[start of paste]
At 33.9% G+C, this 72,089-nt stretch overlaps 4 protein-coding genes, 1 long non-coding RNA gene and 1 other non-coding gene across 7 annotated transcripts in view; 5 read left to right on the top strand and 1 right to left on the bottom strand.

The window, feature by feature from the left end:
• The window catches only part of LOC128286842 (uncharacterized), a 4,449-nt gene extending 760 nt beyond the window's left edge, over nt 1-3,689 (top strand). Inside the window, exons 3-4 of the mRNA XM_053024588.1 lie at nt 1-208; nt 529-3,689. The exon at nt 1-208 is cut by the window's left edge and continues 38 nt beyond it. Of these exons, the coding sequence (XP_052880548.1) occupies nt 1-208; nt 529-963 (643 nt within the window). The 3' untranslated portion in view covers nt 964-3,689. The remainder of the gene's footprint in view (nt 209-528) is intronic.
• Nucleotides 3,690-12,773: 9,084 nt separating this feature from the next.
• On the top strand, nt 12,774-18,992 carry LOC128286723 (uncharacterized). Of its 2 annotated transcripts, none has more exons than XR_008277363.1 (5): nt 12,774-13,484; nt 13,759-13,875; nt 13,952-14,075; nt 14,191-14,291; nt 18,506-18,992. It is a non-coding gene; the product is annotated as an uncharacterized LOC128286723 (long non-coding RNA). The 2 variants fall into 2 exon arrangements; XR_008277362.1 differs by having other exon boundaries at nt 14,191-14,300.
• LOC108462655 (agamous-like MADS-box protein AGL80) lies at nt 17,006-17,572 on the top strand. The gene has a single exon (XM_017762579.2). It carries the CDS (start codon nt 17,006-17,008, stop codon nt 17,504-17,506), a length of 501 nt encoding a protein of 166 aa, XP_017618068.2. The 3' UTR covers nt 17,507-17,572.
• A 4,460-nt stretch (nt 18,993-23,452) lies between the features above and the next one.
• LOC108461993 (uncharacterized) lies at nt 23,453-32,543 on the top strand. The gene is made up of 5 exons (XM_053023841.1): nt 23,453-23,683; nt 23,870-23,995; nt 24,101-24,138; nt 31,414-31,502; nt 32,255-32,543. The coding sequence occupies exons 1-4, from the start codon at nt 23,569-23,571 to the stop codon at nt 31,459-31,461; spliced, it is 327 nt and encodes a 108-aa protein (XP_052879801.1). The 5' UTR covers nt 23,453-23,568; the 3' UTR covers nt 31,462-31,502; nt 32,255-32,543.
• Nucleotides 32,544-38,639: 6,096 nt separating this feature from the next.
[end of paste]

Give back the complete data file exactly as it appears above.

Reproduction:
At 33.9% G+C, this 72,089-nt stretch overlaps 4 protein-coding genes, 1 long non-coding RNA gene and 1 other non-coding gene across 7 annotated transcripts in view; 5 read left to right on the top strand and 1 right to left on the bottom strand.

The window, feature by feature from the left end:
• The window catches only part of LOC128286842 (uncharacterized), a 4,449-nt gene extending 760 nt beyond the window's left edge, over nt 1-3,689 (top strand). Inside the window, exons 3-4 of the mRNA XM_053024588.1 lie at nt 1-208; nt 529-3,689. The exon at nt 1-208 is cut by the window's left edge and continues 38 nt beyond it. Of these exons, the coding sequence (XP_052880548.1) occupies nt 1-208; nt 529-963 (643 nt within the window). The 3' untranslated portion in view covers nt 964-3,689. The remainder of the gene's footprint in view (nt 209-528) is intronic.
• Nucleotides 3,690-12,773: 9,084 nt separating this feature from the next.
• On the top strand, nt 12,774-18,992 carry LOC128286723 (uncharacterized). Of its 2 annotated transcripts, none has more exons than XR_008277363.1 (5): nt 12,774-13,484; nt 13,759-13,875; nt 13,952-14,075; nt 14,191-14,291; nt 18,506-18,992. It is a non-coding gene; the product is annotated as an uncharacterized LOC128286723 (long non-coding RNA). The 2 variants fall into 2 exon arrangements; XR_008277362.1 differs by having other exon boundaries at nt 14,191-14,300.
• LOC108462655 (agamous-like MADS-box protein AGL80) lies at nt 17,006-17,572 on the top strand. The gene has a single exon (XM_017762579.2). It carries the CDS (start codon nt 17,006-17,008, stop codon nt 17,504-17,506), a length of 501 nt encoding a protein of 166 aa, XP_017618068.2. The 3' UTR covers nt 17,507-17,572.
• A 4,460-nt stretch (nt 18,993-23,452) lies between the features above and the next one.
• LOC108461993 (uncharacterized) lies at nt 23,453-32,543 on the top strand. The gene is made up of 5 exons (XM_053023841.1): nt 23,453-23,683; nt 23,870-23,995; nt 24,101-24,138; nt 31,414-31,502; nt 32,255-32,543. The coding sequence occupies exons 1-4, from the start codon at nt 23,569-23,571 to the stop codon at nt 31,459-31,461; spliced, it is 327 nt and encodes a 108-aa protein (XP_052879801.1). The 5' UTR covers nt 23,453-23,568; the 3' UTR covers nt 31,462-31,502; nt 32,255-32,543.
• Nucleotides 32,544-38,639: 6,096 nt separating this feature from the next.